There are cult staples like Veronica Mars that fans were so insistent come back for another go-round that they even invested in its revival on Kickstarter—literally putting their money where their mouths are—but then still ignored the movie when it hit theaters. They have been joined by the nothing-to-sneeze-at likes of Jon Hamm, Jason Schwartzman, Chris Pine, Lake Bell, Kristen Wiig, Michael Cera, John Slattery, Jordan Peele, Josh Charles, Michaela Watkins, Randall Park, Paul Scheer and Wain. (That’s not counting anyone else who might arrive in the two episodes I’ve yet to see.) This is the comedy generation that shows up to the party; one senses that success may be incidental to their fun. Some who will not be mentioned here suffer in comparison with their 20- and 30-something selves, but others look astonishingly the same (if no more convincing as teenage summer-camp counselors): Paul Rudd, Marguerite Moreau, Elizabeth Banks, Janeane Garofalo. Plenty of new friends join in on the fun, including John Slattery and Jon Hamm of “Mad Men,” Jordan Peele of “Key & Peele,” and Josh Charles of “The Good Wife,” all buying into the antic energy with abandon.

Then there are family-friendly classics like Boy Meets World and the upcoming Full House that are brought back to life by the adults that fondly remember watching while kids, but who then criticize the revival’s content for not aging with them. Scroll down for your camp orientation. “Susie did not expect that her entire world would crash down around her within the confines of the very first day of summer camp, but it does.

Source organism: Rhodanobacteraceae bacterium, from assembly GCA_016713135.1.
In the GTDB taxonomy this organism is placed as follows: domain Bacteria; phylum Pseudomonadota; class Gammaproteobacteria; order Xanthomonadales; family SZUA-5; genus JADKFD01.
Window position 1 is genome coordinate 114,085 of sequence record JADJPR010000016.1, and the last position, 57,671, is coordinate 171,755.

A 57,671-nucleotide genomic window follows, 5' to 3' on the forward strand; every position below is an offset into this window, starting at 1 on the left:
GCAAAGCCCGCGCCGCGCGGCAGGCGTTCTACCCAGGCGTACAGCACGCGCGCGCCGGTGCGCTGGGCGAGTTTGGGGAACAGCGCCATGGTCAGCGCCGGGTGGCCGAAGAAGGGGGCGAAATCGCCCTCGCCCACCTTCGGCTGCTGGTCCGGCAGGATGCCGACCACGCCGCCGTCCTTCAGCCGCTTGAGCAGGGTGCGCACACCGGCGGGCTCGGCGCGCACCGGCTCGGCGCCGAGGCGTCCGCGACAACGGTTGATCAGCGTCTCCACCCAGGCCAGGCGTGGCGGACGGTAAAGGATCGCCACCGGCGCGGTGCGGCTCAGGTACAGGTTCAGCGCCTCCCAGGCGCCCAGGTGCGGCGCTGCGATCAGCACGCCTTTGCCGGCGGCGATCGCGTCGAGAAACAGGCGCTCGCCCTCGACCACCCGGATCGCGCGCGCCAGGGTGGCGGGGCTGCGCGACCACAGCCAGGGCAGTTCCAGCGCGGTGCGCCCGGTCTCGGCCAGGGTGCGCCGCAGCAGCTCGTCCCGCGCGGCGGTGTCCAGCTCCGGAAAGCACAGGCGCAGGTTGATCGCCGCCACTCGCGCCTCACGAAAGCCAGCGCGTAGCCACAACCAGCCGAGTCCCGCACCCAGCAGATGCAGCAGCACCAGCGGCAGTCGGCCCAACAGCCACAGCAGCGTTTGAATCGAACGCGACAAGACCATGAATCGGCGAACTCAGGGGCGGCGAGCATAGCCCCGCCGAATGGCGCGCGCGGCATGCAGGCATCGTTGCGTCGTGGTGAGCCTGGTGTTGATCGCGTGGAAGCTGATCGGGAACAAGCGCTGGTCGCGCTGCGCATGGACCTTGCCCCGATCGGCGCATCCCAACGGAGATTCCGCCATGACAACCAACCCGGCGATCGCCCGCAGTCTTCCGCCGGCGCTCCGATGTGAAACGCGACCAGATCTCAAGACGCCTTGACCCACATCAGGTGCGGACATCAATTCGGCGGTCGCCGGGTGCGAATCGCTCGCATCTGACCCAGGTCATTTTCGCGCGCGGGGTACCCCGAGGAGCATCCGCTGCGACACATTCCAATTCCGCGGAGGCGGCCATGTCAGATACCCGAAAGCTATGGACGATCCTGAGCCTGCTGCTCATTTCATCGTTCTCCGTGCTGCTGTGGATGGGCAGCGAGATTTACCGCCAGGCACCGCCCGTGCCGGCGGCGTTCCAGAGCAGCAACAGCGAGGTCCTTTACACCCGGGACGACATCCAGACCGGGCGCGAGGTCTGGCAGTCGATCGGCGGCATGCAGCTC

In addition to the action at the camp, the series colors in the back stories of several characters, with Banks’s counselor Lindsay and David Hyde Pierce’s astrophysicist Henry getting particularly juicy and ridiculous histories. He reveals an unexpected musical side in his quest for frenching.” “Gail is a hopeless-romantic arts and crafts counselor who is always trying to make it work with who she thinks is the love of her life — and she is engaged to and will be marrying the sweet and loving camp chef.” “Gary is the chef’s assistant but his loyalties are tested and he must decide whether to honor his job description or honor what he knows is right.” “Abby likes to make out and flirt. As with the original film (it’s advisable, but not necessary to watch it before diving into the series), what is most enjoyable about “First Day of Camp” are the many different styles of funny it brings to the table. There are moments of utter silliness, clever commentary, serious raunch, and left-field absurdity. (Yes, the talking can of mixed vegetables is back.) A surprising sweetness underscores the series — there is affection here for that time in life when you are finding out who you are — but there’s snarkiness too, directed at films like “Little Darlings” and “Meatballs.” Also like the original, there are moments that land with a thud or gags that are milked too long. Though it takes place later, you would do well to first watch the film (which is available on Netflix as well), which provides the set-up for some of the series’ jokes.